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Four years ago, Newsweek named Ai-Jen to it's 150 Fearless Women list. TIME called her one of 100 Most Influential People in the World.
What does she do? Something many people said couldn't be done. In 2000, she started organizing domestic workers, mostly women, who work in homes carrying for the young and the elderly, cooking and cleaning.
Ai-Jen brought together workers spread out over many private homes, co-founding
Domestic Workers United in New York City.
Her work led to the New York State Domestic Workers Bill of Rights, passed in 2010, it guaranteed domestic workers lawful rights to vacation and overtime pay.
Under Ai-Jen's leadership the union grew into the National Domestic Workers Alliance and expanded operations across the country.
Like Fannie Sellins, Ai-Jen is motivated by compassion...
"I often compare great campaigns to great love affairs because they’re an incredible container for transformation."
Marking #DayWithoutAWoman, International Women's Day, March 8, thousands of domestic workers from across the nation skipped work, dressed in red and rallied in the streets.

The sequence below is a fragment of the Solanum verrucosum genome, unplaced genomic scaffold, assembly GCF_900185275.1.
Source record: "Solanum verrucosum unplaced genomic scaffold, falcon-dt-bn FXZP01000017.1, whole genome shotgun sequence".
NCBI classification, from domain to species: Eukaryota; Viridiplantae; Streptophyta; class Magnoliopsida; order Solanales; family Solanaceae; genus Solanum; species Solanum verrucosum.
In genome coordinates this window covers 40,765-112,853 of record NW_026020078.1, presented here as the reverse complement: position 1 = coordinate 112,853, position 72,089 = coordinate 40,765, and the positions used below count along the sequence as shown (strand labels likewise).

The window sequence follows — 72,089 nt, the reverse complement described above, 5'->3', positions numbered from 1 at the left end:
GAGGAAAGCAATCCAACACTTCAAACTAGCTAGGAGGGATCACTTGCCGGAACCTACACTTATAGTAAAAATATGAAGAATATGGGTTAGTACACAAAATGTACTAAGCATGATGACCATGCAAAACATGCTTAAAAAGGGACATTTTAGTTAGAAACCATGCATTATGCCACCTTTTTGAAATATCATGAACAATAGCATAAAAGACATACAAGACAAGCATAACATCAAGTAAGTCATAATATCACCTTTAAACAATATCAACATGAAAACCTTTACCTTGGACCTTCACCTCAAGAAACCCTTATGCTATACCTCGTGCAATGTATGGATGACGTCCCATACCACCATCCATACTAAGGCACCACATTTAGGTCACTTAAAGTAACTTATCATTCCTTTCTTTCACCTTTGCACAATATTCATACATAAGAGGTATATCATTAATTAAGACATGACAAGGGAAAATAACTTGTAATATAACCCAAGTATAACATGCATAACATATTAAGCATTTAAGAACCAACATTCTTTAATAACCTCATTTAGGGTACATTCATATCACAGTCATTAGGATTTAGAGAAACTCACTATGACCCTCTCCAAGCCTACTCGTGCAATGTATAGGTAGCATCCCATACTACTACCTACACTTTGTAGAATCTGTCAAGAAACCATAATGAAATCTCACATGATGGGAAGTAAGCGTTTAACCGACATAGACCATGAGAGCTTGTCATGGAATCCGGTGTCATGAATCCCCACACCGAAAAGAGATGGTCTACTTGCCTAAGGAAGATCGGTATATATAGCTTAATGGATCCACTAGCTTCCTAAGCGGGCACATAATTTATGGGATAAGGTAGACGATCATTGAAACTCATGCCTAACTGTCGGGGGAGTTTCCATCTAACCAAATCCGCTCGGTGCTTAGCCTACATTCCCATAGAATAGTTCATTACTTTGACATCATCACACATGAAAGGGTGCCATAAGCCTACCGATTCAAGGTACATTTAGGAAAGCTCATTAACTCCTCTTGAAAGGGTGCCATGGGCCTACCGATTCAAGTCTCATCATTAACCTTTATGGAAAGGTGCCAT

In 1881, black washerwomen went on strike in Atlanta and nearly shut down the entire city. Despite losing wages, being arrested and fined for “disorderly conduct” the women stayed off the job for weeks. Standing their ground they won better pay, more autonomy in their work and inspired other low wage workers to strike.
Ai-Jen says many immigrant members of the Domestic Workers Alliance have already risked their lives fleeing poverty, violence and war to bring their children to the U.S., and in the current political climate, simply walking their children to school or going to the grocery store they risk getting caught and deported.
Ai-Jen's suggests. "Let's keep asking the question: 'How can I be more courageous in what I commit to, to match what's at stake?'"
"How can I be more courageous
in what I commit to,
what's at stake?"